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Working the Bugs Out

The crew on the Helix Q4000 brings a core sample aboard.

This is the third post in a series on the Jackson School-led mission to drill for samples of methane hydrate from under the Gulf of Mexico for scientific study. Read the second post here. 

Gulf of Mexico – It was a bit of a rough go Friday night and Saturday morning on the Helix Q4000. The crew took runs at collecting the first three cores, but none of them worked as hoped.

Moving the coring tool across the Helix Q4000.

The first two attempts succeeded in bringing back core samples, but neither were fully pressurized. In one instance, at least one of the dozens of seals in the tool that collects the cores did not work properly. In the second instance, the all-important ball valve that needs to close at depth to properly seal the pressurize core did not close all the way.

The third attempt at collecting a core posed a real problem. The coring tool became stuck for hours as the crew tried to pull it back up the drilling string. After many attempts and just before the team decided to pull the whole drilling string up (a move that would set the schedule back substantially), the crew was finally able to pull the coring tool back to the surface at around 3:45 a.m.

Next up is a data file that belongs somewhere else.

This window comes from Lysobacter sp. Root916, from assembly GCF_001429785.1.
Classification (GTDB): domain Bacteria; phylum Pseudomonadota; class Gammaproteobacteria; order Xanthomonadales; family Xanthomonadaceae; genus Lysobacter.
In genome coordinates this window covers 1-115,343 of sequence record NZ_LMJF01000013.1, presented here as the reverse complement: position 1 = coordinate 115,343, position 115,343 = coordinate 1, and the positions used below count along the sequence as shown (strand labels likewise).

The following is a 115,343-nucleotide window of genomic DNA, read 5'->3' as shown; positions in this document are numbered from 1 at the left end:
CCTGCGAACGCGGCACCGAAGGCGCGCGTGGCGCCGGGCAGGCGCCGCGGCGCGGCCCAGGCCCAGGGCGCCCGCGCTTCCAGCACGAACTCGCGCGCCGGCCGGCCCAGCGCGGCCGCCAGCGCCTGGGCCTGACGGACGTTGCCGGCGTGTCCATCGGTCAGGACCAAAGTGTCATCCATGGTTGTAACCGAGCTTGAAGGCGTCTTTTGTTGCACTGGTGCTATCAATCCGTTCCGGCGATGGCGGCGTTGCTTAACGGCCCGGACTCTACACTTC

The technical difficulties were disappointing but not wholly unexpected. One of the main goals of the scientific mission is to work through the technical aspects of retrieving a core from more than 8,000 feet below the surface of the sea and returning it to the deck under high pressure.

A Geotek engineer displays the spring that fires to close the ball valve in the specialized coring tool.

The tool being used is called the pressure core tool with ball, or PCTB for short. It’s basically a long tube that is lowered within the pipes of the drill string and pulled up the same way after it has retrieved a sample. It’s capable of retrieving core samples about 10 feet long. The scientific team is testing two configurations of the tool to determine which is better for the job.

To help pioneer this sampling method, the science team has turned to Geotek, a firm that designs and manufactures geological equipment and specializes in scientific drilling missions.  Geotek technicians are working on the tool nonstop. Later today the team will conduct a test with the PCTB tool, running it down the drill string and capturing sea water before returning it to the surface. This will help determine if they’re able to get the tool to perform properly at depth.

Anton Caputo, Jackson School Communications Director